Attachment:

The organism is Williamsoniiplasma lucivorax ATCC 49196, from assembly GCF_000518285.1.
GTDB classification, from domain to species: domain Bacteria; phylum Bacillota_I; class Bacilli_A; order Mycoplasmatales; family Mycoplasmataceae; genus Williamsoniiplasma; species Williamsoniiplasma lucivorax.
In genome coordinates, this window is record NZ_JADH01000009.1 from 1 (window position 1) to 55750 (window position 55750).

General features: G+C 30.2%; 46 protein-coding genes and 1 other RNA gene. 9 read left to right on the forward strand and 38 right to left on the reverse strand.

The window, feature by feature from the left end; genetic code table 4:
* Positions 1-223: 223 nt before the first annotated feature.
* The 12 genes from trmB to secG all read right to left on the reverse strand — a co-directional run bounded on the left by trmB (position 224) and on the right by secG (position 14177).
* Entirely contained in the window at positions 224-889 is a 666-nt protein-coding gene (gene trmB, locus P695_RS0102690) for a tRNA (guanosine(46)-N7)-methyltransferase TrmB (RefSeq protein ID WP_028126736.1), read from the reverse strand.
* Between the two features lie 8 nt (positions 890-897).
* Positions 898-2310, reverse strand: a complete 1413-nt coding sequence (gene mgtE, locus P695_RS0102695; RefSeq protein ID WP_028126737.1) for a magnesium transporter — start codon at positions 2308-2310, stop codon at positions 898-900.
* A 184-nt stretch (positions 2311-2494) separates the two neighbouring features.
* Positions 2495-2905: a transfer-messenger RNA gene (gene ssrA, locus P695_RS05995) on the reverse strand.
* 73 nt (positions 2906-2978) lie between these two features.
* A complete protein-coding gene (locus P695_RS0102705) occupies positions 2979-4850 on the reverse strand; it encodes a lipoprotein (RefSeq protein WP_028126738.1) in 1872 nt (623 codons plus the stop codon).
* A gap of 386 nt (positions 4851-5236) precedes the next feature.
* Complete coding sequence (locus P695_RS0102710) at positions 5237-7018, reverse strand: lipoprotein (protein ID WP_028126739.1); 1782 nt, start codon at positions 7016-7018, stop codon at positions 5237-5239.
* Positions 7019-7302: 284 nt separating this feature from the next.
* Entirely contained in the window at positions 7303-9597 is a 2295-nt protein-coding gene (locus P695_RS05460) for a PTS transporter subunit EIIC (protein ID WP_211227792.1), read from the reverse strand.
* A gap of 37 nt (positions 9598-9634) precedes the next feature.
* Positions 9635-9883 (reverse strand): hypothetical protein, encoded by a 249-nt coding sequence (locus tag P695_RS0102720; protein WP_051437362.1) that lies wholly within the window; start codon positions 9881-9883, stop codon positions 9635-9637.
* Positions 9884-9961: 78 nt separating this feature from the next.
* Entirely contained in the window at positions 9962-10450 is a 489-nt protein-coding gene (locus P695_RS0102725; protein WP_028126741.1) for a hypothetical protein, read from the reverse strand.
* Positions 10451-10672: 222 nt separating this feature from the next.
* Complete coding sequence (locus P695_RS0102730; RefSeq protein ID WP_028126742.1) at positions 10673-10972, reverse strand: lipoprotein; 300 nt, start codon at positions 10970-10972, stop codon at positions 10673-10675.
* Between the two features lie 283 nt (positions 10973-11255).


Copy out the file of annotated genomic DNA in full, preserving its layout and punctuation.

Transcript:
The organism is Williamsoniiplasma lucivorax ATCC 49196, from assembly GCF_000518285.1.
GTDB classification, from domain to species: domain Bacteria; phylum Bacillota_I; class Bacilli_A; order Mycoplasmatales; family Mycoplasmataceae; genus Williamsoniiplasma; species Williamsoniiplasma lucivorax.
In genome coordinates, this window is record NZ_JADH01000009.1 from 1 (window position 1) to 55750 (window position 55750).

General features: G+C 30.2%; 46 protein-coding genes and 1 other RNA gene. 9 read left to right on the forward strand and 38 right to left on the reverse strand.

The window, feature by feature from the left end; genetic code table 4:
* Positions 1-223: 223 nt before the first annotated feature.
* The 12 genes from trmB to secG all read right to left on the reverse strand — a co-directional run bounded on the left by trmB (position 224) and on the right by secG (position 14177).
* Entirely contained in the window at positions 224-889 is a 666-nt protein-coding gene (gene trmB, locus P695_RS0102690) for a tRNA (guanosine(46)-N7)-methyltransferase TrmB (RefSeq protein ID WP_028126736.1), read from the reverse strand.
* Between the two features lie 8 nt (positions 890-897).
* Positions 898-2310, reverse strand: a complete 1413-nt coding sequence (gene mgtE, locus P695_RS0102695; RefSeq protein ID WP_028126737.1) for a magnesium transporter — start codon at positions 2308-2310, stop codon at positions 898-900.
* A 184-nt stretch (positions 2311-2494) separates the two neighbouring features.
* Positions 2495-2905: a transfer-messenger RNA gene (gene ssrA, locus P695_RS05995) on the reverse strand.
* 73 nt (positions 2906-2978) lie between these two features.
* A complete protein-coding gene (locus P695_RS0102705) occupies positions 2979-4850 on the reverse strand; it encodes a lipoprotein (RefSeq protein WP_028126738.1) in 1872 nt (623 codons plus the stop codon).
* A gap of 386 nt (positions 4851-5236) precedes the next feature.
* Complete coding sequence (locus P695_RS0102710) at positions 5237-7018, reverse strand: lipoprotein (protein ID WP_028126739.1); 1782 nt, start codon at positions 7016-7018, stop codon at positions 5237-5239.
* Positions 7019-7302: 284 nt separating this feature from the next.
* Entirely contained in the window at positions 7303-9597 is a 2295-nt protein-coding gene (locus P695_RS05460) for a PTS transporter subunit EIIC (protein ID WP_211227792.1), read from the reverse strand.
* A gap of 37 nt (positions 9598-9634) precedes the next feature.
* Positions 9635-9883 (reverse strand): hypothetical protein, encoded by a 249-nt coding sequence (locus tag P695_RS0102720; protein WP_051437362.1) that lies wholly within the window; start codon positions 9881-9883, stop codon positions 9635-9637.
* Positions 9884-9961: 78 nt separating this feature from the next.
* Entirely contained in the window at positions 9962-10450 is a 489-nt protein-coding gene (locus P695_RS0102725; protein WP_028126741.1) for a hypothetical protein, read from the reverse strand.
* Positions 10451-10672: 222 nt separating this feature from the next.
* Complete coding sequence (locus P695_RS0102730; RefSeq protein ID WP_028126742.1) at positions 10673-10972, reverse strand: lipoprotein; 300 nt, start codon at positions 10970-10972, stop codon at positions 10673-10675.
* Between the two features lie 283 nt (positions 10973-11255).